Mirianne Marchich, Volunteer of the Islamic Resource Center, wrote this book review as part of an ongoing series that focuses on a range of books within the IRC collection as a service to the community.
Big Red Lollipop
by Rukhsana Khan, illustrated by Sophie Blackall, © 2010 – ISBN: 9780670062874
Rukhsana Khan is probably one of the most well-known Muslim children’s book authors in the West. Her books have routinely gone up for and/or won numerous awards each. She has been named Writer in Residence of the Toronto District School Board, Artist in Library at Fairview Public Library by the Toronto Arts Council, gained leadership awards, literature awards, and awards of excellence.
Her books appear in most public libraries around the country and she continuously works with schools, libraries, and anyone who asks for her help, to incorporate materials that represent Muslim children. Her book, “Big Red Lollipop,” is no exception to this rule. Expertly dealing with issues such as sibling rivalry, identity, culture clashes, and assimilation, “Big Red Lollipop” won seven awards and was nominated for two more.
In “Big Red Lollipop,” a young girl named Rubina is invited to her first ever birthday party. Her mother, of whom we are left to infer is an immigrant, has never heard of such a thing and, when its nature is made clear, insists on Rubina bringing her “annoying” younger sister, Sana, along, much to the chagrin of Rubina. ”They don’t do that here!” she cries, devastated that it will cost her any invitations for “a really long time.”
However, a story that could focus on the social ostracization and sibling rivalry chooses to focus instead on a story of forgiveness and cultural/social mediation when a couple years later Sana is asked to go to a birthday party and take her younger sister with only for Rubina to step in and explain that it would be better to allow Sana to go on her own. It is a story of gained wisdom and cross-cultural understanding, a hallmark of Khan’s beautiful books.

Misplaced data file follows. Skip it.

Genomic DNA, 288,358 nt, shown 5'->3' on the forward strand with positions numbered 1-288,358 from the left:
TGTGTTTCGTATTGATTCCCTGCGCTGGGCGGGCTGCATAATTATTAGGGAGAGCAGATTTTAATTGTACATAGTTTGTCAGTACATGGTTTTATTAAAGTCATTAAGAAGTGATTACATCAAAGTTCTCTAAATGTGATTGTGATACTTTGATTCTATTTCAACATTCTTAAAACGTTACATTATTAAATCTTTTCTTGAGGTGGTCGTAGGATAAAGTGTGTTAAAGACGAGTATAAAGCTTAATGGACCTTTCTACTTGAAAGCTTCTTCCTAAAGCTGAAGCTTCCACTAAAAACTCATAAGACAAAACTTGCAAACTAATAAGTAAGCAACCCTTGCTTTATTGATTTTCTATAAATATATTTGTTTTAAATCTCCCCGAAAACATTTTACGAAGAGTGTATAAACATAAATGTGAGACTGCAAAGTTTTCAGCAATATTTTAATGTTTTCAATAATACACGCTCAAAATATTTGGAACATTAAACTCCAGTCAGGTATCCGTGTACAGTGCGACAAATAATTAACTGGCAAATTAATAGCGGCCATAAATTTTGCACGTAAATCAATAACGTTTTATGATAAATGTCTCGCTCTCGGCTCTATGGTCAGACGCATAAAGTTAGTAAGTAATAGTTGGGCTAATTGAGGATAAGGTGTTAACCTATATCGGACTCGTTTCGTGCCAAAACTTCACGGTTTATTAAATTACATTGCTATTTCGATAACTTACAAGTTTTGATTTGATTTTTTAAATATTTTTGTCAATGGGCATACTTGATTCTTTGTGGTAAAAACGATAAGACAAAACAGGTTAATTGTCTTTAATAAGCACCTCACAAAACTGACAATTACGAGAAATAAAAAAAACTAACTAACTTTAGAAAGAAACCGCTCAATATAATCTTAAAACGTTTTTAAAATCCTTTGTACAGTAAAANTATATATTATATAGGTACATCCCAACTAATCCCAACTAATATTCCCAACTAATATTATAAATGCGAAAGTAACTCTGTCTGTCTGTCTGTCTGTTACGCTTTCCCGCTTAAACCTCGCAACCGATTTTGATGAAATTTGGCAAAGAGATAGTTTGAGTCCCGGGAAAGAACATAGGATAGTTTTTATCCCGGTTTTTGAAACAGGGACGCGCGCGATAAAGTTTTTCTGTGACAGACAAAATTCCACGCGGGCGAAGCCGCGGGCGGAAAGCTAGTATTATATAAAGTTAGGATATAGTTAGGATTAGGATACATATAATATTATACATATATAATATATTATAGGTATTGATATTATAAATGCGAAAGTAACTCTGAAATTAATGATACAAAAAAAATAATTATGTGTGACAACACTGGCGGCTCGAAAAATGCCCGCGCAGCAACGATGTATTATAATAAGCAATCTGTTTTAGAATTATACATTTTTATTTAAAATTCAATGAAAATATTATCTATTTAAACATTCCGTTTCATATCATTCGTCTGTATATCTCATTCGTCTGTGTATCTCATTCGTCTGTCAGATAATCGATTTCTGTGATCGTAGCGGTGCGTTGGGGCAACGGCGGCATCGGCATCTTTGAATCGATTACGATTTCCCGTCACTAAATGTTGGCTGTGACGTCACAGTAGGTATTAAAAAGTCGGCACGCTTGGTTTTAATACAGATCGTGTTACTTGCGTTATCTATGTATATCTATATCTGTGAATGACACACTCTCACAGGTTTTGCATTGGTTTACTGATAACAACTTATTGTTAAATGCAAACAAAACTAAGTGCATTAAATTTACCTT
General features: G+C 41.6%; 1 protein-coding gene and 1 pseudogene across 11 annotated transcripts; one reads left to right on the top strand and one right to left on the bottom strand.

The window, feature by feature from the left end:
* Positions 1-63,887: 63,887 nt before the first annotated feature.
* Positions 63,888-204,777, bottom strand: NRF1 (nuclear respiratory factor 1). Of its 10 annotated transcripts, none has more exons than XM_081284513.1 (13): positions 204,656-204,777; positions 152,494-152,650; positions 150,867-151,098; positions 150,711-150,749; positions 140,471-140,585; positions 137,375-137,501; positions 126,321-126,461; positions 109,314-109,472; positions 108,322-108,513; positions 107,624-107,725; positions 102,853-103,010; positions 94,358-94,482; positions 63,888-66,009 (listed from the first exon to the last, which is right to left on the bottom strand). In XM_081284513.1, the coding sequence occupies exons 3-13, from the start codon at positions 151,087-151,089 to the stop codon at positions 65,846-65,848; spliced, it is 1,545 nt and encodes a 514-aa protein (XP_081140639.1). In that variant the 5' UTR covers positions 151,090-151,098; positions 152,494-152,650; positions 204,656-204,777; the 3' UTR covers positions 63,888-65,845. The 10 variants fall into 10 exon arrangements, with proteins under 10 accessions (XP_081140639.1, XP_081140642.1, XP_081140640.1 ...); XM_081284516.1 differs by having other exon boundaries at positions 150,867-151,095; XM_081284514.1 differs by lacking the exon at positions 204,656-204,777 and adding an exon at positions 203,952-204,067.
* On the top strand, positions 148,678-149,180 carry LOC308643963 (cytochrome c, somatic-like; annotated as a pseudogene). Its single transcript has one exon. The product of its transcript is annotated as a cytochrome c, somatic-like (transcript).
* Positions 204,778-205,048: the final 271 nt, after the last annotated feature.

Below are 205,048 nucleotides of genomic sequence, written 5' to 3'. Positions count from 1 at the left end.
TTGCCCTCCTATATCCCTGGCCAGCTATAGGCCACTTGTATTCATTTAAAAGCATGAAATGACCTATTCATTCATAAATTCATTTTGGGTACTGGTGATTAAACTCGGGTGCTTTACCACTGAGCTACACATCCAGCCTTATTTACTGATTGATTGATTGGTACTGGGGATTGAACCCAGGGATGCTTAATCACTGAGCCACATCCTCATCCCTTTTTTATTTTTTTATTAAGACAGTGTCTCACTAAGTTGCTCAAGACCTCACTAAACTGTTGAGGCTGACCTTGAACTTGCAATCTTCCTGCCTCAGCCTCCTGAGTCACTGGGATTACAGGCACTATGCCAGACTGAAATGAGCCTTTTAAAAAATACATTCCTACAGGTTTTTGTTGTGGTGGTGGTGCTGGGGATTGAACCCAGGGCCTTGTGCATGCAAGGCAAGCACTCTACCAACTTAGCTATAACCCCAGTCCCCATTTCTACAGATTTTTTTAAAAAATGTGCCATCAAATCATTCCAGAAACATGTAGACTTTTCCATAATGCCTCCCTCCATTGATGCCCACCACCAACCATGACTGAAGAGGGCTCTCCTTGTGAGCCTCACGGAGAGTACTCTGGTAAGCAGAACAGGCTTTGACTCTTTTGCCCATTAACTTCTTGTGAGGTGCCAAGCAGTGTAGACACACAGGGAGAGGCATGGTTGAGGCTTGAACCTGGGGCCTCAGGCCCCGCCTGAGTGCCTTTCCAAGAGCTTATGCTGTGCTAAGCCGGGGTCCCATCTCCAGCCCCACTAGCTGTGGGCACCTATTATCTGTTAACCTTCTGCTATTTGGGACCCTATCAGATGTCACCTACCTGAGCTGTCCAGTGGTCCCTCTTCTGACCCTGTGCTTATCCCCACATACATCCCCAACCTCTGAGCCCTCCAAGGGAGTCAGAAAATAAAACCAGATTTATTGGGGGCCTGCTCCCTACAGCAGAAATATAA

Let us not say that Khan is the only one worthy of attention. The illustrator, Sophie Blackall (most known for her illustrations of the Ivy and Bean series), uses full advantage of the page. The characters are beautifully drawn and their expressions, emotions, and actions are given the main focus while the background remains mostly clear of distraction, bringing the story all the more to the forefront of readers’ attention.
This is a book that is both beautiful and heartfelt and, while I am supposed to remain impartial to the materials I select for the IRC’s library or review for this paper, I find that it is probably one of my own personal favorites.
Founded in 2010, the Islamic Resource Center (IRC) is the first Islamic public lending library in Wisconsin. The IRC aims to provide resources to educators, students, health professionals, interfaith groups, and any members of the Milwaukee community that want an accurate understanding of the Islamic faith, its practices, and its people.